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Despite being turned away almost immediately after arriving in Australia, there is still talk Novak Djokovic is working towards a Melbourne Park appearance.
The reigning Australian Open champion had his visa cancelled by authorities mid-flight en route to Melbourne, just hours after announcing on social media that he had been granted a medical exemption to enter the country and participate in the grand slam.
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Instead, Djokovic was greeted by Border Force officers upon his arrival at Melbourne's Tullamarine Airport, whereupon he was informed his visa had been cancelled.
The decision by Victorian health authorities and tennis officials to grant the 20-time grand slam champion an exemption, considering Djokovic has long refused to disclose whether he has been vaccinated and previously spoken out against vaccines, sparked outcry among fans.
The widespread fury eventually spurred the federal government into action, however The Age reporter Sam McClure suggesting Australian Open officials believed a return trip was on the cards for Djokovic.
Authorities believe Novak Djokovic can still play in this year’s Australian Open," he wrote on Twitter.
"He can return home, apply for the correct visa and come back to Aus. Would be one hell of a round trip but the door ain’t shut yet."
Authorities believe Novak Djokovic can still play in this year’s Australian Open.
He can return home, apply for the correct visa and come back to Aus.
Would be one hell of a round trip but the door ain’t shut yet.
— Sam McClure (@sam_mcclure) January 5, 2022
Making the 13,700 kilometre journey from Melbourne to Serbia and back again will hardly be the kind of ideal preparation the likes of Djokovic would prefer, particularly since he chafed at the mandatory two-week quarantine players were required to complete on arrival in 2021.
An injunction against the Border Force's decision to cancel Djokovic's visa has already been lodged.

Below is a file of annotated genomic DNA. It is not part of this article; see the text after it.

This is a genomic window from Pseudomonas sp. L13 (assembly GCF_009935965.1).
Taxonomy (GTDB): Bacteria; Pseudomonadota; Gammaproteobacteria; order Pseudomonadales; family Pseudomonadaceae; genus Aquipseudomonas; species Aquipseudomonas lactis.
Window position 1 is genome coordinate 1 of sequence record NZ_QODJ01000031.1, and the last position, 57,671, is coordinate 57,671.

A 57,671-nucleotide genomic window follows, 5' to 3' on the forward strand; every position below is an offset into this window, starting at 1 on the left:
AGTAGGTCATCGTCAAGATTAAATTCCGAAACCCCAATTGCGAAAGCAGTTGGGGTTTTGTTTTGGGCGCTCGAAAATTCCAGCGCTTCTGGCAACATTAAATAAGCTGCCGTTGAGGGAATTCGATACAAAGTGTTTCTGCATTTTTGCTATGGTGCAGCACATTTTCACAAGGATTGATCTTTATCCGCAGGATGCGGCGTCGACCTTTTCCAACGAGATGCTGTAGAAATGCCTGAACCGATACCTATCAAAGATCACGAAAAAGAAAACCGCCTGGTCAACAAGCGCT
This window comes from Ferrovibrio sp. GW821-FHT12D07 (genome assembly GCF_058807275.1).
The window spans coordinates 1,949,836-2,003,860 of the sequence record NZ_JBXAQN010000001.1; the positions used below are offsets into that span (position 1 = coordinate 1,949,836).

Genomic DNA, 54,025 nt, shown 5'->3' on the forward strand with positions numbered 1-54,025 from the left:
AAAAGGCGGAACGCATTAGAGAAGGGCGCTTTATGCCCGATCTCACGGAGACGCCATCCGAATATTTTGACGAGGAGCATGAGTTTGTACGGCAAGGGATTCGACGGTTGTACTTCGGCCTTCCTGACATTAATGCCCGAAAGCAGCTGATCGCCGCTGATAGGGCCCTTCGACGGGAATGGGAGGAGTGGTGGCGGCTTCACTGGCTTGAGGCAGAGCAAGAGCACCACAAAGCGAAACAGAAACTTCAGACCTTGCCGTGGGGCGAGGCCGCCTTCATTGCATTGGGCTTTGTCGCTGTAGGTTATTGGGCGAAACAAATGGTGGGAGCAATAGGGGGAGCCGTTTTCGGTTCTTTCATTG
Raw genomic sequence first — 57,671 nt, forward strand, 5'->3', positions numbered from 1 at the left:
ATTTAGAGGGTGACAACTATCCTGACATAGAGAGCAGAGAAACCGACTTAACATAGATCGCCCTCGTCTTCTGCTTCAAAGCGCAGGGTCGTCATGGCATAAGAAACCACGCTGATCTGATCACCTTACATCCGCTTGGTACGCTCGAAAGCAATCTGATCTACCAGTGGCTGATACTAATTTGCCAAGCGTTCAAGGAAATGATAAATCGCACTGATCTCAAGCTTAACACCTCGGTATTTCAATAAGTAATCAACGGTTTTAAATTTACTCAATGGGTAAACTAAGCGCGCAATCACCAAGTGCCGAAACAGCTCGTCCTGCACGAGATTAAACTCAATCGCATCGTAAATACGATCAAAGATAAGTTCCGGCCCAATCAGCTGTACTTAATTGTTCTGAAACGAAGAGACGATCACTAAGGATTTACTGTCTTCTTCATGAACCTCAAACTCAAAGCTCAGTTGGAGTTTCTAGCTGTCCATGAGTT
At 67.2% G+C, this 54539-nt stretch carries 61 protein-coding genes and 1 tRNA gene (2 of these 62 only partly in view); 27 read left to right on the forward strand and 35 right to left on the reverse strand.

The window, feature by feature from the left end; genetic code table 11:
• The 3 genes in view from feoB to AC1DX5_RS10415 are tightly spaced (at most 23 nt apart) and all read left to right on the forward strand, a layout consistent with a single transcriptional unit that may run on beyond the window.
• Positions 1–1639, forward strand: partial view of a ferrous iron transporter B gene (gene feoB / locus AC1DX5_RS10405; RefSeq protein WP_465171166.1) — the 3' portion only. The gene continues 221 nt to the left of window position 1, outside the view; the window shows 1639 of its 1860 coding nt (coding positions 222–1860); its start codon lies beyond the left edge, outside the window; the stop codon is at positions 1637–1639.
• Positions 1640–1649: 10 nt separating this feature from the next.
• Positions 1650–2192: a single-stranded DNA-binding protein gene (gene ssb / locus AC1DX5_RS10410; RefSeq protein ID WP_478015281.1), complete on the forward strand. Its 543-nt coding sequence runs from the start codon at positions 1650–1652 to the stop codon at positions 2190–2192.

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The 34-year-old's father Srdjan told the Serbian B92 internet portal: "Novak is currently in a room which no one can enter. In front of the room are two policemen."
Djokovic was still awaiting permission to enter the country with his team reportedly having applied for a visa that does not allow for medical exemptions.
The 34-year-old, never a stranger to controversy, has found himself the subject of a major public backlash in Australia after revealing on Tuesday that he'd received the vaccination exemption which allowed him to bid for a record 21st major title.
But amid the storm, tournament director and Tennis Australia (TA) boss Craig Tiley insisted the world No.1 was getting no special treatment and Prime Minister Scott Morrison said the player "would be on the next plane home" if he could not provide the proper evidence for his exemption.
But Djokovic was embroiled in entry problems as Victoria's Sports Minister Jaala Pulford confirmed the state government did not support his visa application, effectively putting his fate in the hands of the federal government.
The Age newspaper said the federal Border Force had contacted the Victoria state government asking if it would support his application after his team applied for the wrong kind of visa.
Pulford said in a tweet: "The Federal Government has asked if we will support Novak Djokovic's visa application to enter Australia.
"We will not be providing Novak Djokovic with individual visa application support to participate in the 2022 Australian Open Grand Slam."
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